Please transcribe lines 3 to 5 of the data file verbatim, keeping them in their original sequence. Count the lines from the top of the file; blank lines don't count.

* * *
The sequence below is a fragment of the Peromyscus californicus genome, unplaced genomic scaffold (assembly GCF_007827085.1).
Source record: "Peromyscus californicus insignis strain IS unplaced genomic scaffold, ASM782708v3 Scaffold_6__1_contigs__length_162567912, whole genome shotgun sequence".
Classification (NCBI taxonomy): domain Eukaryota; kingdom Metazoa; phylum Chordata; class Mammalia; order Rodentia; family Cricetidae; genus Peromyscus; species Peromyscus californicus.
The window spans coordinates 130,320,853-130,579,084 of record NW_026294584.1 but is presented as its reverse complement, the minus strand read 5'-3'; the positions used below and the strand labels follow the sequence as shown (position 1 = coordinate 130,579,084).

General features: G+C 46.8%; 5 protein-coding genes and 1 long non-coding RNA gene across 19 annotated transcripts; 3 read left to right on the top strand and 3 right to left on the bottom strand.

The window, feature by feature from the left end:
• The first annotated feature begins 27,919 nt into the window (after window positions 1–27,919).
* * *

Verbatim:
Classification (NCBI taxonomy): domain Eukaryota; kingdom Metazoa; phylum Chordata; class Mammalia; order Rodentia; family Cricetidae; genus Peromyscus; species Peromyscus californicus.
The window spans coordinates 130,320,853-130,579,084 of record NW_026294584.1 but is presented as its reverse complement, the minus strand read 5'-3'; the positions used below and the strand labels follow the sequence as shown (position 1 = coordinate 130,579,084).

General features: G+C 46.8%; 5 protein-coding genes and 1 long non-coding RNA gene across 19 annotated transcripts; 3 read left to right on the top strand and 3 right to left on the bottom strand.